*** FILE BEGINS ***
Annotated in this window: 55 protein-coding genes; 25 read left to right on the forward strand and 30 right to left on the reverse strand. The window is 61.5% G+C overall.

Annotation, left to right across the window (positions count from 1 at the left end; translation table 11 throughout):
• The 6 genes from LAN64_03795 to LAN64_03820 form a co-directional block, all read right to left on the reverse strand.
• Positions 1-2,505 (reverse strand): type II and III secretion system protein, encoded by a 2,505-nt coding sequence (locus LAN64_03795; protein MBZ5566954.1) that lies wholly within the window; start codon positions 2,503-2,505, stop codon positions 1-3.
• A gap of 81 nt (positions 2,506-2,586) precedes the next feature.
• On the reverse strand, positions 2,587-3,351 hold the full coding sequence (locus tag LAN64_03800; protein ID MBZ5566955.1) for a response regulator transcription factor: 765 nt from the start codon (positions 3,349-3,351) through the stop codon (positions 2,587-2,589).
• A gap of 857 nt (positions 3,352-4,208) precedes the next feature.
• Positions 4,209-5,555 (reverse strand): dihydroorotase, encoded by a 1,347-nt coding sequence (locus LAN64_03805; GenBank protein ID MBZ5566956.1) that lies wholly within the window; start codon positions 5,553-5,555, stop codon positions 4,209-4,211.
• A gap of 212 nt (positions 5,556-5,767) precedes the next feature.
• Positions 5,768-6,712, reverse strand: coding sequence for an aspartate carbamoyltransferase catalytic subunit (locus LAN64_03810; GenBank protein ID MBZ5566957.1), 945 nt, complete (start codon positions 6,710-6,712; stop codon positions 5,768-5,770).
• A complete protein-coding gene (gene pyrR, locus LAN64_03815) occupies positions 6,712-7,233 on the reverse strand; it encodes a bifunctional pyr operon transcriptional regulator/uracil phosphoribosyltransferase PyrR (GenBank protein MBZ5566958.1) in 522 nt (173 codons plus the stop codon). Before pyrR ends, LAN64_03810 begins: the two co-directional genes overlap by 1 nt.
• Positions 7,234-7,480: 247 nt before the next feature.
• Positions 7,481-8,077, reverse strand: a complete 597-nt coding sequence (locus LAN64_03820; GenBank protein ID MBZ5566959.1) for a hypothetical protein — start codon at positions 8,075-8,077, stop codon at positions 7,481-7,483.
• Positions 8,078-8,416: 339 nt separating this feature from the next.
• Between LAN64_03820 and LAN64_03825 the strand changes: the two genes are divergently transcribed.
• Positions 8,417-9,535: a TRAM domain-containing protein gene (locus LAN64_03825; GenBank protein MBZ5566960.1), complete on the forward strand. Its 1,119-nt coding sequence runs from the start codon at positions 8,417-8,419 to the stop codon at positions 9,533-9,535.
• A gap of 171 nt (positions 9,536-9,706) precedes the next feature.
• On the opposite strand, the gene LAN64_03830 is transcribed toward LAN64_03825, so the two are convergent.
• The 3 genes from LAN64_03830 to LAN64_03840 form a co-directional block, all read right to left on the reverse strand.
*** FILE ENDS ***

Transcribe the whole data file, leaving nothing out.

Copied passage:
Annotated in this window: 55 protein-coding genes; 25 read left to right on the forward strand and 30 right to left on the reverse strand. The window is 61.5% G+C overall.

Annotation, left to right across the window (positions count from 1 at the left end; translation table 11 throughout):
• The 6 genes from LAN64_03795 to LAN64_03820 form a co-directional block, all read right to left on the reverse strand.
• Positions 1-2,505 (reverse strand): type II and III secretion system protein, encoded by a 2,505-nt coding sequence (locus LAN64_03795; protein MBZ5566954.1) that lies wholly within the window; start codon positions 2,503-2,505, stop codon positions 1-3.
• A gap of 81 nt (positions 2,506-2,586) precedes the next feature.
• On the reverse strand, positions 2,587-3,351 hold the full coding sequence (locus tag LAN64_03800; protein ID MBZ5566955.1) for a response regulator transcription factor: 765 nt from the start codon (positions 3,349-3,351) through the stop codon (positions 2,587-2,589).
• A gap of 857 nt (positions 3,352-4,208) precedes the next feature.
• Positions 4,209-5,555 (reverse strand): dihydroorotase, encoded by a 1,347-nt coding sequence (locus LAN64_03805; GenBank protein ID MBZ5566956.1) that lies wholly within the window; start codon positions 5,553-5,555, stop codon positions 4,209-4,211.
• A gap of 212 nt (positions 5,556-5,767) precedes the next feature.
• Positions 5,768-6,712, reverse strand: coding sequence for an aspartate carbamoyltransferase catalytic subunit (locus LAN64_03810; GenBank protein ID MBZ5566957.1), 945 nt, complete (start codon positions 6,710-6,712; stop codon positions 5,768-5,770).
• A complete protein-coding gene (gene pyrR, locus LAN64_03815) occupies positions 6,712-7,233 on the reverse strand; it encodes a bifunctional pyr operon transcriptional regulator/uracil phosphoribosyltransferase PyrR (GenBank protein MBZ5566958.1) in 522 nt (173 codons plus the stop codon). Before pyrR ends, LAN64_03810 begins: the two co-directional genes overlap by 1 nt.
• Positions 7,234-7,480: 247 nt before the next feature.
• Positions 7,481-8,077, reverse strand: a complete 597-nt coding sequence (locus LAN64_03820; GenBank protein ID MBZ5566959.1) for a hypothetical protein — start codon at positions 8,075-8,077, stop codon at positions 7,481-7,483.
• Positions 8,078-8,416: 339 nt separating this feature from the next.
• Between LAN64_03820 and LAN64_03825 the strand changes: the two genes are divergently transcribed.
• Positions 8,417-9,535: a TRAM domain-containing protein gene (locus LAN64_03825; GenBank protein MBZ5566960.1), complete on the forward strand. Its 1,119-nt coding sequence runs from the start codon at positions 8,417-8,419 to the stop codon at positions 9,533-9,535.
• A gap of 171 nt (positions 9,536-9,706) precedes the next feature.
• On the opposite strand, the gene LAN64_03830 is transcribed toward LAN64_03825, so the two are convergent.
• The 3 genes from LAN64_03830 to LAN64_03840 form a co-directional block, all read right to left on the reverse strand.